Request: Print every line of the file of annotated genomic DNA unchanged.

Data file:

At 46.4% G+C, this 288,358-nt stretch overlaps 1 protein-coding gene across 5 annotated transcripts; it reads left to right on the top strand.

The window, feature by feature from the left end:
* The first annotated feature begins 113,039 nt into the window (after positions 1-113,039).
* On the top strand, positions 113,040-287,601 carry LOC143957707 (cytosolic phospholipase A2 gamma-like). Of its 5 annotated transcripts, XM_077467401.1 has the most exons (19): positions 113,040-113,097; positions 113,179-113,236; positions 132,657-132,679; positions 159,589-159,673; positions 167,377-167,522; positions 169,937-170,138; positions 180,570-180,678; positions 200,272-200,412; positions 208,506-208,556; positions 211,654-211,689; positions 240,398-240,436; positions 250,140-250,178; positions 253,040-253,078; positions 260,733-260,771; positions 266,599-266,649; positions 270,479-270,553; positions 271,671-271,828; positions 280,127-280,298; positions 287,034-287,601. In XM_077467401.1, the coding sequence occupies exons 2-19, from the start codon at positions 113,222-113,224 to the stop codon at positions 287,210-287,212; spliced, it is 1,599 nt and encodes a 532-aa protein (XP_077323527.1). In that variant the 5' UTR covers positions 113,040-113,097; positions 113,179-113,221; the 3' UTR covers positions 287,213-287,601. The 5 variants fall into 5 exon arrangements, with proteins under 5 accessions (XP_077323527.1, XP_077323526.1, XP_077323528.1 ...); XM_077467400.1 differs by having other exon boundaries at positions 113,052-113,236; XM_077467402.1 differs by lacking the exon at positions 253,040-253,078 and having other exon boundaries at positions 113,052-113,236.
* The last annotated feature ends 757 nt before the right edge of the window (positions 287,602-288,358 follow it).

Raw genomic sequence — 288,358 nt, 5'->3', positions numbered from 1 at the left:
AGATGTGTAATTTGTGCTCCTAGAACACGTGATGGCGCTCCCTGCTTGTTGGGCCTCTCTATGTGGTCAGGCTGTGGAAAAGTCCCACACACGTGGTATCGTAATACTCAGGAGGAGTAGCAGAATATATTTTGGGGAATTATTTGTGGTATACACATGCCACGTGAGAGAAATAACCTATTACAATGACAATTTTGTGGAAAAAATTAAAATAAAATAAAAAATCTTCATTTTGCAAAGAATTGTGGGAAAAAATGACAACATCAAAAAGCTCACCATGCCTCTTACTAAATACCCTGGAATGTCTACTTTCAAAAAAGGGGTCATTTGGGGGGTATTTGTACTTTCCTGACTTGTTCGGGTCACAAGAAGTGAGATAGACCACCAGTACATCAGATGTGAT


At 46.4% G+C, this 288,358-nt stretch overlaps 1 protein-coding gene across 5 annotated transcripts; it reads left to right on the top strand.

The window, feature by feature from the left end:
* The first annotated feature begins 113,039 nt into the window (after positions 1-113,039).
* On the top strand, positions 113,040-287,601 carry LOC143957707 (cytosolic phospholipase A2 gamma-like). Of its 5 annotated transcripts, XM_077467401.1 has the most exons (19): positions 113,040-113,097; positions 113,179-113,236; positions 132,657-132,679; positions 159,589-159,673; positions 167,377-167,522; positions 169,937-170,138; positions 180,570-180,678; positions 200,272-200,412; positions 208,506-208,556; positions 211,654-211,689; positions 240,398-240,436; positions 250,140-250,178; positions 253,040-253,078; positions 260,733-260,771; positions 266,599-266,649; positions 270,479-270,553; positions 271,671-271,828; positions 280,127-280,298; positions 287,034-287,601. In XM_077467401.1, the coding sequence occupies exons 2-19, from the start codon at positions 113,222-113,224 to the stop codon at positions 287,210-287,212; spliced, it is 1,599 nt and encodes a 532-aa protein (XP_077323527.1). In that variant the 5' UTR covers positions 113,040-113,097; positions 113,179-113,221; the 3' UTR covers positions 287,213-287,601. The 5 variants fall into 5 exon arrangements, with proteins under 5 accessions (XP_077323527.1, XP_077323526.1, XP_077323528.1 ...); XM_077467400.1 differs by having other exon boundaries at positions 113,052-113,236; XM_077467402.1 differs by lacking the exon at positions 253,040-253,078 and having other exon boundaries at positions 113,052-113,236.
* The last annotated feature ends 757 nt before the right edge of the window (positions 287,602-288,358 follow it).

Raw genomic sequence — 288,358 nt, 5'->3', positions numbered from 1 at the left:
AGATGTGTAATTTGTGCTCCTAGAACACGTGATGGCGCTCCCTGCTTGTTGGGCCTCTCTATGTGGTCAGGCTGTGGAAAAGTCCCACACACGTGGTATCGTAATACTCAGGAGGAGTAGCAGAATATATTTTGGGGAATTATTTGTGGTATACACATGCCACGTGAGAGAAATAACCTATTACAATGACAATTTTGTGGAAAAAATTAAAATAAAATAAAAAATCTTCATTTTGCAAAGAATTGTGGGAAAAAATGACAACATCAAAAAGCTCACCATGCCTCTTACTAAATACCCTGGAATGTCTACTTTCAAAAAAGGGGTCATTTGGGGGGTATTTGTACTTTCCTGACTTGTTCGGGTCACAAGAAGTGAGATAGACCACCAGTACATCAGATGTGAT